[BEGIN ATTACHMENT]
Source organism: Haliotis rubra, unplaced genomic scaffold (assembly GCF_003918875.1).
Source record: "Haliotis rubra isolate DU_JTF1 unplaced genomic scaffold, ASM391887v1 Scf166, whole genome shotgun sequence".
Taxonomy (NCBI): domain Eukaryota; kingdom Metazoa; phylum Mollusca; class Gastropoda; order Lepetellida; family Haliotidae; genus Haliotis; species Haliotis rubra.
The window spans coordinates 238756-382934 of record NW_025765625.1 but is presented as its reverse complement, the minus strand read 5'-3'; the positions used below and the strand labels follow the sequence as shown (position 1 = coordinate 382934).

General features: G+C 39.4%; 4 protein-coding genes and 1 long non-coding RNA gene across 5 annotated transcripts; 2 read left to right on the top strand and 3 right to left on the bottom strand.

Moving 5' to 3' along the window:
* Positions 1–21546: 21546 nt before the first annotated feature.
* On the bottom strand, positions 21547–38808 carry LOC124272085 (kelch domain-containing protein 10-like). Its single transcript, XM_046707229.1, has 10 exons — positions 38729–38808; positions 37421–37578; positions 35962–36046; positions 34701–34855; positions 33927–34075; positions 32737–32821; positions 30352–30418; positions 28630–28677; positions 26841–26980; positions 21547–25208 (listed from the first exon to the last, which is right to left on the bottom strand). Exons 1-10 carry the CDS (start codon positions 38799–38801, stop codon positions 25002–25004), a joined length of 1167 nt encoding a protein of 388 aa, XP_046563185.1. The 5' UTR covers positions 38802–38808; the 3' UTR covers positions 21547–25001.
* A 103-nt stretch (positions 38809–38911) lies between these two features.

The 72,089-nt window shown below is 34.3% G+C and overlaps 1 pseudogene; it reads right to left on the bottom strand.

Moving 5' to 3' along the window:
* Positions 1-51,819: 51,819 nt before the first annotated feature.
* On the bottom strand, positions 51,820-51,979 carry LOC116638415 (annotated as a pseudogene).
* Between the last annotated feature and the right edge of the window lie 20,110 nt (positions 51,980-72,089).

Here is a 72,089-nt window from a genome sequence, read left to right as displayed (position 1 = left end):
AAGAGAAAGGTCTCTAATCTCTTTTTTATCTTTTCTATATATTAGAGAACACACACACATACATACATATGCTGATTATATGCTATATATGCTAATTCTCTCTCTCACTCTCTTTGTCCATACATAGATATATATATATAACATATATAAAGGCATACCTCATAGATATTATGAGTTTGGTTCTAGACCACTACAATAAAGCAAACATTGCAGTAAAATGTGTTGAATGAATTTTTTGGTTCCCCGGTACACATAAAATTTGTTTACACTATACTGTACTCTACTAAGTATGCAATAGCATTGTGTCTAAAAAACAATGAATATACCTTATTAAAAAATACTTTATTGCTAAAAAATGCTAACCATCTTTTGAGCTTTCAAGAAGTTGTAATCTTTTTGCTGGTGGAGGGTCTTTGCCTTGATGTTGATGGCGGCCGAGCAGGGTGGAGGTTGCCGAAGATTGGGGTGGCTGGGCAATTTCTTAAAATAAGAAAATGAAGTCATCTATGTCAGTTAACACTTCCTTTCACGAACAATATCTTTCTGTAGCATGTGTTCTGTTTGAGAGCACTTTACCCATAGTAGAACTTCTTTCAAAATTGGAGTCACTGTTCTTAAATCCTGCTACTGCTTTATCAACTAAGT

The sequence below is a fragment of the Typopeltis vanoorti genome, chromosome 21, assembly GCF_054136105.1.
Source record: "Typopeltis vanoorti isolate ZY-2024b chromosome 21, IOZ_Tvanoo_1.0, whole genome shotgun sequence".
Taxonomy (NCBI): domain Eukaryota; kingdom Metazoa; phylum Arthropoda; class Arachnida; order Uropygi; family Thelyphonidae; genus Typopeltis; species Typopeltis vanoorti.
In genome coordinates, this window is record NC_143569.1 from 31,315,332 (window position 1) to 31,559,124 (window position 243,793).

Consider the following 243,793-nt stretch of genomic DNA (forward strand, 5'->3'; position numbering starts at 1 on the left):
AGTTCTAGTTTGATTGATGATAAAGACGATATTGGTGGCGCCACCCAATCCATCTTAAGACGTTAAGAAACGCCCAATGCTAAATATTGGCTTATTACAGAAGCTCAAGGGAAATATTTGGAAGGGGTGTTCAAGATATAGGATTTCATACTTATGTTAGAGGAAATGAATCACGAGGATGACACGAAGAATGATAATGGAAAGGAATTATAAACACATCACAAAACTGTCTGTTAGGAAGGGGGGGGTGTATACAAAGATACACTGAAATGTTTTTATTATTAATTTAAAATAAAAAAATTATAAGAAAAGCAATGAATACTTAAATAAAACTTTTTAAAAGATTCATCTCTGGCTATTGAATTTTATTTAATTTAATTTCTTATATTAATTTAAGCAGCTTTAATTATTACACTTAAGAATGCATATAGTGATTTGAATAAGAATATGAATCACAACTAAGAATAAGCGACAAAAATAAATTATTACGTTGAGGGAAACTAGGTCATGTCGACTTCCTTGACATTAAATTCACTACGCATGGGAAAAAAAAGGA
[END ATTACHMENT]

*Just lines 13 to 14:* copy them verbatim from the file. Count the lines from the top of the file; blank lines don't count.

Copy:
* On the bottom strand, positions 51,820-51,979 carry LOC116638415 (annotated as a pseudogene).
* Between the last annotated feature and the right edge of the window lie 20,110 nt (positions 51,980-72,089).